Varjo's Reality Cloud could become the foundation of the metaverse

Varjo's Reality Cloud enables real-time virtual teleportation with photorealistic visuals and ultra-low latency transmission.

2 minutes & 34 seconds read time

Varjo today revealed Varjo Reality Cloud, an ambitious attempt at creating the foundation of the future metaverse. The company is leveraging the Lidar capabilities of its XR3 headset to enable real-time photorealistic virtual teleportation. This is Varjo's vision for the future of collaboration.

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"We believe that Varjo's vision for the metaverse will elevate humanity during the next decade more than any other technology in the world," said Timo Toikkanen, CEO of Varjo. "What we're building with our vision for the Varjo Reality Cloud will release our physical reality from the laws of physics. The programmable world that once existed only behind our screens can now merge with our surrounding reality - forever changing the choreography of everyday life."

With Varjo Reality Cloud, not only can you collaborate virtually with people around the world, you can bring others into your space, making it feel like you're sharing the same physical environment. With the Lidar scanners embedded on the Varjo XR-3 headset, users can capture a true-to-life 3D scan of their location, complete with full-color photorealistic texturing and share that with other people with Varjo headsets. Eventually, you'll be able to tap into the Varjo Reality Cloud with any device, including other VR headsets, computers, smartphones, and tablets.

Varjo is tapping into several technologies that it developed to create the Reality Cloud. "For the past five years, Varjo has been building and perfecting the foundational technologies needed to bring its Varjo Reality Cloud platform to market such as human-eye resolution, low-latency video pass-through, integrated eye-tracking and the LiDAR ability of the company's mixed reality headset," Varjo said in a prepared statement.

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The Lidar system on the Varjo XR-3 headset allows Varjo to capture true-to-life 3D scans in real-time. The cameras update 200 times per second, ensuring that you will see the most up-to-date environmental information. The Varjo Reality Cloud interprets the scan data so you can capture all angles of an object or small scene, but Varjo said it does not retain the data long-term because of its client base. Varjo respects that many of the enterprise-level businesses that it works with have strict policies about data and privacy.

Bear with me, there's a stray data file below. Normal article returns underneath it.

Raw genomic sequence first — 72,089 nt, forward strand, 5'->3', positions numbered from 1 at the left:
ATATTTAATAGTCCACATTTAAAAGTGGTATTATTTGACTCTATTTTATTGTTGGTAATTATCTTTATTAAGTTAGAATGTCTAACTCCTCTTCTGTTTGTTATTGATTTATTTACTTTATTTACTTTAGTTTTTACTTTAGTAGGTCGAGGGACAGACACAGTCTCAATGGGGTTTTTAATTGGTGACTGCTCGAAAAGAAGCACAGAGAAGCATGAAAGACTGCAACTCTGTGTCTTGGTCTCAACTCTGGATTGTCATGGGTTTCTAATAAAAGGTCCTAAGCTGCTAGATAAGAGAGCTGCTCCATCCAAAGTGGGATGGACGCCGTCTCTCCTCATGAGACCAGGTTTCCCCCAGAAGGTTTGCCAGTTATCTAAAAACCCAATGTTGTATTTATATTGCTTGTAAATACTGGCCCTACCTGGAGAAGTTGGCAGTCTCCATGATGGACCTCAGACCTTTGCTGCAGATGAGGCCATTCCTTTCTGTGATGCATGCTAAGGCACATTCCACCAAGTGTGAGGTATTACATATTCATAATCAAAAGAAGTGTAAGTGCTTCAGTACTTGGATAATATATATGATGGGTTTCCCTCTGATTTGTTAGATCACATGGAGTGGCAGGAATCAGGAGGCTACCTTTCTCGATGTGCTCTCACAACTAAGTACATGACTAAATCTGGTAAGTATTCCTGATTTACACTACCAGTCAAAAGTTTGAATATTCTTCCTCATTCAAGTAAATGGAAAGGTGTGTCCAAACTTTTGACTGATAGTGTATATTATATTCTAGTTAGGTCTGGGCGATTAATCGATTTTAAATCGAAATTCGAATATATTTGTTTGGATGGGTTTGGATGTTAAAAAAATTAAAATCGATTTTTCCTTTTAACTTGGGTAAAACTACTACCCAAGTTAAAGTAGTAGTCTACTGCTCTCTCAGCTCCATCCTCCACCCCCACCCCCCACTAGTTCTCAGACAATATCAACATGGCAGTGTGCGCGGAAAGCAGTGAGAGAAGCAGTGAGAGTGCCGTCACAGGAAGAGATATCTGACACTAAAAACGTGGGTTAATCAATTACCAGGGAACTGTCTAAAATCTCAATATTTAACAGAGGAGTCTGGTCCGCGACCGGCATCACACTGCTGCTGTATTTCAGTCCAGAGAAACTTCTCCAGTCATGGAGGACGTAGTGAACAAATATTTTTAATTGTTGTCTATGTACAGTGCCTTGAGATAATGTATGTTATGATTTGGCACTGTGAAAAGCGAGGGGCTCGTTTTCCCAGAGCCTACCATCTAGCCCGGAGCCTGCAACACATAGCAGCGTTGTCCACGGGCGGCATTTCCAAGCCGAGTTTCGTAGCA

Varjo said that its foveated transport algorithm allows for super low bandwidth transmission. On a connection as low as 10Mbit, you can enjoy photorealistic virtual teleportation. During a virtual teleportation session, the environment data is uploaded to the Reality Cloud servers and shared with all active users. Varjo processes the data on the server and transmits a compressed stream to the receiving headset.

As part of this new direction, Varjo has tapped into some new talent. The company recently acquired a company called Dimension10, which created a collaboration platform for architecture, engineering, and construction companies. Varjo also welcomed Lincoln Wallen, current CTO of Improbable and former CTO at Dreamworks, to its board of directors. Lincoln brings with him a wealth of experience in digital content production and large-scale cloud computing.

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Varjo did not say when the Varjo Reality Cloud would debut, but the company is already working with a handful of select partners who will participate in a closed alpha of the platform later this year. Varjo wouldn't commit to a timeline for the full-scale rollout. However, it said that enterprise companies would be able to tap into the Varjo Reality Cloud soon, and within a few years, the first consumer uses should begin to materialize.


Kevin joined the TweakTown team in 2020 and has since kept us informed daily on the latest news. Kevin is a lifelong tech enthusiast. His fascination with computer technology started at a very young age when he watched a family friend install a new hard drive into the family PC. After building his first computer at 15, Kevin started selling custom computers. After graduating, Kevin spent ten years working in the IT industry. These days, he spends his time learning and writing about technology - specifically immersive technologies like augmented reality and virtual reality.

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